Valgeir Sigurðsson: Architecture Of Loss - The Reykjavik Grapevine

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Valgeir Sigurðsson: Architecture Of Loss

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Published July 4, 2013

On ‘Architecture of Loss,’ Valgeir Sigurðsson pares down musical selections originally written for Stephen Petronio’s ballet of the same name. The resulting album is a dark, brooding soundtrack somewhere between chamber music and ambient noise. Parts of the album envelop the listener in a wash of nearly sub-audible tones, bitter metallic percussive effects, and high, glitch-y electronic rustlings. Other tracks are glacial and ghostly. ‘Architecture Of Loss’ is an album of tiny, careful movements between long periods of stillness, on the edge of existence.
One of the most successful tracks on the album is “Between Monuments.” After floating on a subtly changing landscape featuring violist Nadia Sirota, the piece finally erupts into a beat-driven conclusion. “World Without Ground” and “Reverse Erased” feature Nico Muhly and Nadia quite nicely, with shape-shifting textures and off-kilter rhythms. The ultra-close mic recordings make it seem like the players are in the room with me, trying not to breathe or the piece might crumble. Less successful tracks, however, feel like a jam session powered by winter sadness. After minutes of single-note playing in “The Crumbling,” the piano gets to play two notes at the same time—how liberating.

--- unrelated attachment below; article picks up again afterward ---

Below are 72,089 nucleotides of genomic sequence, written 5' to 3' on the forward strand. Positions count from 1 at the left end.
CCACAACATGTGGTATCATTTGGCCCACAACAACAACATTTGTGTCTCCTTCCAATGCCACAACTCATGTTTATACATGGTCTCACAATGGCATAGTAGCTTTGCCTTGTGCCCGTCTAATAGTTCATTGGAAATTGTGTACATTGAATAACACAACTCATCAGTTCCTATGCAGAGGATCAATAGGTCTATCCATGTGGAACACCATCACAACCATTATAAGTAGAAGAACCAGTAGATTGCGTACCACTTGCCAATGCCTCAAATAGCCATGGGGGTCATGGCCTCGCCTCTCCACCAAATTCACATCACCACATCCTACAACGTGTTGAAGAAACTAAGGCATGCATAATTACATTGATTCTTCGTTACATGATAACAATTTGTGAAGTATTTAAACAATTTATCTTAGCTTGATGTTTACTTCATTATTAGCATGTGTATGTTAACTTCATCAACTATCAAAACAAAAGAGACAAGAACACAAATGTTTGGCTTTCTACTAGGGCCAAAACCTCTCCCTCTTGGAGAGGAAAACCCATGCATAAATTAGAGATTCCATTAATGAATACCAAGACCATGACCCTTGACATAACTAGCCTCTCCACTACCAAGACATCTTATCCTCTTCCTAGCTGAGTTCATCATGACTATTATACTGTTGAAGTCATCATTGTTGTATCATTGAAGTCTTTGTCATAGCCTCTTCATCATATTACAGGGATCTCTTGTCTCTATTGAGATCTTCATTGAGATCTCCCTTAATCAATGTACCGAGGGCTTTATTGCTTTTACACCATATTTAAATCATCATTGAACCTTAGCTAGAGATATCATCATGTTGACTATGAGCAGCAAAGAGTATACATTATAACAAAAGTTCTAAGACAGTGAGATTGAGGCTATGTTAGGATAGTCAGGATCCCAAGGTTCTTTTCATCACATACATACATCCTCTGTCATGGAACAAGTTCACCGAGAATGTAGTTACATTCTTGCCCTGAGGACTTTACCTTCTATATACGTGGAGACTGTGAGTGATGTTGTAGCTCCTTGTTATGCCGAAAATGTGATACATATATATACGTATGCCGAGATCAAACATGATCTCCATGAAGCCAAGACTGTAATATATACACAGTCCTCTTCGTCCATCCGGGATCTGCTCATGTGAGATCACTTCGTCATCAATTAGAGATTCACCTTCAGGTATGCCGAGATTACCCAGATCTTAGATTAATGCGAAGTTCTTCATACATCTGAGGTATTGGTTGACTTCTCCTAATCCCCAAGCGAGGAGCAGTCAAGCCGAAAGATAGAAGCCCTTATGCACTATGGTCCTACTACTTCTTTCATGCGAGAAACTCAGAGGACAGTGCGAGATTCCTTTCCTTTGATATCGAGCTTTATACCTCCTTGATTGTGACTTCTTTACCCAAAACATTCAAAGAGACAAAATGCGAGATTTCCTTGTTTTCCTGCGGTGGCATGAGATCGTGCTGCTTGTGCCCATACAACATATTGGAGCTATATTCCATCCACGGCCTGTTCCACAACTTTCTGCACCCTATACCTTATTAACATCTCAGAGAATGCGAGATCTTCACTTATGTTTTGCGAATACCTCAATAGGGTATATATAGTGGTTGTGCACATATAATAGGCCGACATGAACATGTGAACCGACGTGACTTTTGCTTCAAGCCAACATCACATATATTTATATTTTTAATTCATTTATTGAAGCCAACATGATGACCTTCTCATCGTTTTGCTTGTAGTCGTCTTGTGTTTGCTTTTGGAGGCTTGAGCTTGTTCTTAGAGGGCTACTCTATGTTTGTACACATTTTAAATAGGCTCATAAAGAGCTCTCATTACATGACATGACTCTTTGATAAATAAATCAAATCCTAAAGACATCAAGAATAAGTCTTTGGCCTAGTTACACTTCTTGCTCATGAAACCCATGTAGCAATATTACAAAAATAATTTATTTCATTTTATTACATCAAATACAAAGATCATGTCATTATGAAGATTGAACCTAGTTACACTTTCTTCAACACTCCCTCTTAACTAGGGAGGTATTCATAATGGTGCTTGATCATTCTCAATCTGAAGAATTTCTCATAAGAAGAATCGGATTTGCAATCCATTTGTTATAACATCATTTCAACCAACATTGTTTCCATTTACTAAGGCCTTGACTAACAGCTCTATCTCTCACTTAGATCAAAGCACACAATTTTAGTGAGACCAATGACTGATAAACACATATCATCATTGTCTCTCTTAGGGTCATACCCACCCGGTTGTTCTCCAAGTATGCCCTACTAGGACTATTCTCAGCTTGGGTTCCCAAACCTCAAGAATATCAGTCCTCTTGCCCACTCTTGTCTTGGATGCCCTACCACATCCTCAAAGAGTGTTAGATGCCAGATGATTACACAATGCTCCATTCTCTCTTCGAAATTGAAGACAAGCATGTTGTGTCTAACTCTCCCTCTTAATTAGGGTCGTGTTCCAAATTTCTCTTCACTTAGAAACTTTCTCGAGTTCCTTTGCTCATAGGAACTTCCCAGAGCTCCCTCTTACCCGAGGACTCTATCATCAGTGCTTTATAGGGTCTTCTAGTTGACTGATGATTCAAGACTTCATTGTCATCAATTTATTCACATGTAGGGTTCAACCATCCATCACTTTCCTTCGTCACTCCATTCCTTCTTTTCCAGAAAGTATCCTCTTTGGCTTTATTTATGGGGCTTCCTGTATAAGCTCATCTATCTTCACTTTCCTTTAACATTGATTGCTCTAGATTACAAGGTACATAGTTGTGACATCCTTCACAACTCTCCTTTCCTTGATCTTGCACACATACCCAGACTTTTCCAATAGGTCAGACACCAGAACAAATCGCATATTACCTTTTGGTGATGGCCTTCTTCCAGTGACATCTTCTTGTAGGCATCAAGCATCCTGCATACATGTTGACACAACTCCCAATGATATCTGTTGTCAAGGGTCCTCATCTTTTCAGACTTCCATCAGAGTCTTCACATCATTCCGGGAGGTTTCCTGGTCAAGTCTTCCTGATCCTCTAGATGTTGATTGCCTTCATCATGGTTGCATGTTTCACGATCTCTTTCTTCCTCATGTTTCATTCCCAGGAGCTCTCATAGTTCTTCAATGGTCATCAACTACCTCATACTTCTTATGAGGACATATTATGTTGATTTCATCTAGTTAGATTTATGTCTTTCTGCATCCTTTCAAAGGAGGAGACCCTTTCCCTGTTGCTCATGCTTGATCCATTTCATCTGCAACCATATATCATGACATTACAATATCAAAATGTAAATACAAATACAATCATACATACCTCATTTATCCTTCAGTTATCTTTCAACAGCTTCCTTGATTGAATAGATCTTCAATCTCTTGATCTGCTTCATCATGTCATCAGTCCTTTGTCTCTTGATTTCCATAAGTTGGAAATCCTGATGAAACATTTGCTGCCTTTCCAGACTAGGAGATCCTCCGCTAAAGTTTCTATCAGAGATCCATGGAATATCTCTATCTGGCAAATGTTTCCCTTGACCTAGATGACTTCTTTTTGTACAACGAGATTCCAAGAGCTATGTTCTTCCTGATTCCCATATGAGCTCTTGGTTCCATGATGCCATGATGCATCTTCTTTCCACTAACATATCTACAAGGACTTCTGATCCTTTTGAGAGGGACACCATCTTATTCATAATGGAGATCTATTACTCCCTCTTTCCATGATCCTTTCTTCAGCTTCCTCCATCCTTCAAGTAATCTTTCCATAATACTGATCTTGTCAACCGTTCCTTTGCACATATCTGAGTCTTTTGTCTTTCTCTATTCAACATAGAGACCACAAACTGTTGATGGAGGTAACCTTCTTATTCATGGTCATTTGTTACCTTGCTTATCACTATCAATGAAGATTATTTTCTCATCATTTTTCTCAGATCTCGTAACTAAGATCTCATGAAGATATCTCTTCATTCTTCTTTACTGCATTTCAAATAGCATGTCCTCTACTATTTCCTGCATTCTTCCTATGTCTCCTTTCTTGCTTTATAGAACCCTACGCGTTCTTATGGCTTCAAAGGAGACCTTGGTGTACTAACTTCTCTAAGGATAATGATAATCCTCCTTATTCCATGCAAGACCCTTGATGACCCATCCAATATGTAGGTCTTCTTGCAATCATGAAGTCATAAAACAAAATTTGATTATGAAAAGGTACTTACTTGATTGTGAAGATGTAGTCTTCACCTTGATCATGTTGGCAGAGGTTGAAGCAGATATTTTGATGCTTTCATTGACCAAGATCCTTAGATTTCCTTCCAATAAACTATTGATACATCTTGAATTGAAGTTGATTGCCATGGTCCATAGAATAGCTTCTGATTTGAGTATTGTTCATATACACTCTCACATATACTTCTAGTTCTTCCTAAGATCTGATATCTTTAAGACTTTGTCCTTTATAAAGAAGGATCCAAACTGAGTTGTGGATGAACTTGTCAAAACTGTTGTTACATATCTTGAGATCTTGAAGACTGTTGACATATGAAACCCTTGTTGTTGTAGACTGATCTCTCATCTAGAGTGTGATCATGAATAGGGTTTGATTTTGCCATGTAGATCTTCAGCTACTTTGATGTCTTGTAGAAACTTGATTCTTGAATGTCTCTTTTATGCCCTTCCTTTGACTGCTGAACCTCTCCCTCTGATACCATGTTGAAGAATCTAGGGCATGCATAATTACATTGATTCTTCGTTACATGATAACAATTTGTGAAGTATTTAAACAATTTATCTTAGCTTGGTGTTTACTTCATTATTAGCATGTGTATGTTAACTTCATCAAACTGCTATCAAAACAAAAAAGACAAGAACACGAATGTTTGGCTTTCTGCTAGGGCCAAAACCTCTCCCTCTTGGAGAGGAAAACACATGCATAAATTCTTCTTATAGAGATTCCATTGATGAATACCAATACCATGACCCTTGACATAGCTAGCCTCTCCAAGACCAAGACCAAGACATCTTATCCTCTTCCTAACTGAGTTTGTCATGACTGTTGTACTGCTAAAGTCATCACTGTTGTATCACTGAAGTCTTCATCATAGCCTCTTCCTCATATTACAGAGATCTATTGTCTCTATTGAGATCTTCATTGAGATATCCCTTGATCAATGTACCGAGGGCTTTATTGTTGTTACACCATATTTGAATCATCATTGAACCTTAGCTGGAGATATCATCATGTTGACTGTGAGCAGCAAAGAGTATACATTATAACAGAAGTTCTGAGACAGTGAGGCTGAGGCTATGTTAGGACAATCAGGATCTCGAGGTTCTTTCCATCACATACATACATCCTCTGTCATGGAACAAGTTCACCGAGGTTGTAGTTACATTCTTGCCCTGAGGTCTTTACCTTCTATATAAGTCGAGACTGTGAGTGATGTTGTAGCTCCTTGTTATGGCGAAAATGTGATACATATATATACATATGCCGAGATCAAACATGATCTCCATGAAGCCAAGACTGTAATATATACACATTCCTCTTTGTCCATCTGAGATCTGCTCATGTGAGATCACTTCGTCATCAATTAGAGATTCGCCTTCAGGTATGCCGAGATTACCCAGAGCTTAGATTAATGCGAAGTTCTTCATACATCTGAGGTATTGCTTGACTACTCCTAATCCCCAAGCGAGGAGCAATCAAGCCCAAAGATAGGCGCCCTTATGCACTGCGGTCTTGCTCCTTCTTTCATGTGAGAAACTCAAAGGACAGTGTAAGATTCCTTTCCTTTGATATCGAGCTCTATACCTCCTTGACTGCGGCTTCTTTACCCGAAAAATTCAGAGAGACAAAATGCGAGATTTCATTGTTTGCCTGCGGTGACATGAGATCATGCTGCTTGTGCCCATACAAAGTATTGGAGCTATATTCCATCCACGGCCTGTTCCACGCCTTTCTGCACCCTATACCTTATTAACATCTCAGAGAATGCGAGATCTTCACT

Releasing an album that’s just for listening and creating music for a ballet are two different things. A ballet’s music is usually written to complement the dancers on stage. Without ballet, we wouldn’t have Stravinsky’s “Rite of Spring” or even Tchaikovsky’s “Nutcracker” for that matter. But when you take away the dance, the music by itself has to hold up on its own. Some “Architecture” tracks seem like they’re missing that extra visual piece of the puzzle that completes them. Others, like the final track, seem unnecessarily short.
Valgeir Sigurðsson’s latest release opens with hardly a note and ends on a seemingly unfinished chord. But for a ballet and a very personal work called ‘Architecture Of Loss,’ these sounds are may be very appropriate bookends. They encapsulate an album that makes me aware of the transience of life, and all the little gestures, the tiny emotions, that never quite got expressed.

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